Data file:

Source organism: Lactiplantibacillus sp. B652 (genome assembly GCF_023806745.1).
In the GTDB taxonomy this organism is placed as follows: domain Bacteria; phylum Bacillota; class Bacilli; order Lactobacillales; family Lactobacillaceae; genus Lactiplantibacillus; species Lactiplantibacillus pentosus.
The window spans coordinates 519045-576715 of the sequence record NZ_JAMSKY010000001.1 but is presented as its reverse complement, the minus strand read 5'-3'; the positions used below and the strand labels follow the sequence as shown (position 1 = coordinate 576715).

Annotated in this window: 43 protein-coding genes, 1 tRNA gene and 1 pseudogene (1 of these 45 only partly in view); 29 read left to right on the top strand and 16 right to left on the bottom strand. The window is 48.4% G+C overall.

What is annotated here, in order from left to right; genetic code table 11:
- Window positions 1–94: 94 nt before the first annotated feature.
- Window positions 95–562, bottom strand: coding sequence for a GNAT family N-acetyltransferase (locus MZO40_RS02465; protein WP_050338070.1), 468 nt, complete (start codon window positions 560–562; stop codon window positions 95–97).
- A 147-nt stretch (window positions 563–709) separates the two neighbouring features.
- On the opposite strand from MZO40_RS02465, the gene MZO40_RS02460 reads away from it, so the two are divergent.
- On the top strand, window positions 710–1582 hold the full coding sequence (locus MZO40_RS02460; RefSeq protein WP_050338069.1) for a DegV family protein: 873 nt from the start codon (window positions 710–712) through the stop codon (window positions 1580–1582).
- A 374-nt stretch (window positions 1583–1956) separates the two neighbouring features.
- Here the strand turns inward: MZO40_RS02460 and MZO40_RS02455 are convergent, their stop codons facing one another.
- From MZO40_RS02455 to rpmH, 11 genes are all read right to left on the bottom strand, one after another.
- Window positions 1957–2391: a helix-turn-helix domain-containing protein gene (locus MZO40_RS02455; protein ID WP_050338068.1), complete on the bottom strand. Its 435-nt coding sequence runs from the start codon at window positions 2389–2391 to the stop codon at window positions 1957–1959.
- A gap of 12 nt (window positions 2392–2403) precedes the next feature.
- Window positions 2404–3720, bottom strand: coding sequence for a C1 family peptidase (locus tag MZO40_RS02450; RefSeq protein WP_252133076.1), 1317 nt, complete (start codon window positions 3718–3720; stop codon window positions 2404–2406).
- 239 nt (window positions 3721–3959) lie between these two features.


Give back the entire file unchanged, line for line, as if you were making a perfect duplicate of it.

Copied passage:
Source organism: Lactiplantibacillus sp. B652 (genome assembly GCF_023806745.1).
In the GTDB taxonomy this organism is placed as follows: domain Bacteria; phylum Bacillota; class Bacilli; order Lactobacillales; family Lactobacillaceae; genus Lactiplantibacillus; species Lactiplantibacillus pentosus.
The window spans coordinates 519045-576715 of the sequence record NZ_JAMSKY010000001.1 but is presented as its reverse complement, the minus strand read 5'-3'; the positions used below and the strand labels follow the sequence as shown (position 1 = coordinate 576715).

Annotated in this window: 43 protein-coding genes, 1 tRNA gene and 1 pseudogene (1 of these 45 only partly in view); 29 read left to right on the top strand and 16 right to left on the bottom strand. The window is 48.4% G+C overall.

What is annotated here, in order from left to right; genetic code table 11:
- Window positions 1–94: 94 nt before the first annotated feature.
- Window positions 95–562, bottom strand: coding sequence for a GNAT family N-acetyltransferase (locus MZO40_RS02465; protein WP_050338070.1), 468 nt, complete (start codon window positions 560–562; stop codon window positions 95–97).
- A 147-nt stretch (window positions 563–709) separates the two neighbouring features.
- On the opposite strand from MZO40_RS02465, the gene MZO40_RS02460 reads away from it, so the two are divergent.
- On the top strand, window positions 710–1582 hold the full coding sequence (locus MZO40_RS02460; RefSeq protein WP_050338069.1) for a DegV family protein: 873 nt from the start codon (window positions 710–712) through the stop codon (window positions 1580–1582).
- A 374-nt stretch (window positions 1583–1956) separates the two neighbouring features.
- Here the strand turns inward: MZO40_RS02460 and MZO40_RS02455 are convergent, their stop codons facing one another.
- From MZO40_RS02455 to rpmH, 11 genes are all read right to left on the bottom strand, one after another.
- Window positions 1957–2391: a helix-turn-helix domain-containing protein gene (locus MZO40_RS02455; protein ID WP_050338068.1), complete on the bottom strand. Its 435-nt coding sequence runs from the start codon at window positions 2389–2391 to the stop codon at window positions 1957–1959.
- A gap of 12 nt (window positions 2392–2403) precedes the next feature.
- Window positions 2404–3720, bottom strand: coding sequence for a C1 family peptidase (locus tag MZO40_RS02450; RefSeq protein WP_252133076.1), 1317 nt, complete (start codon window positions 3718–3720; stop codon window positions 2404–2406).
- 239 nt (window positions 3721–3959) lie between these two features.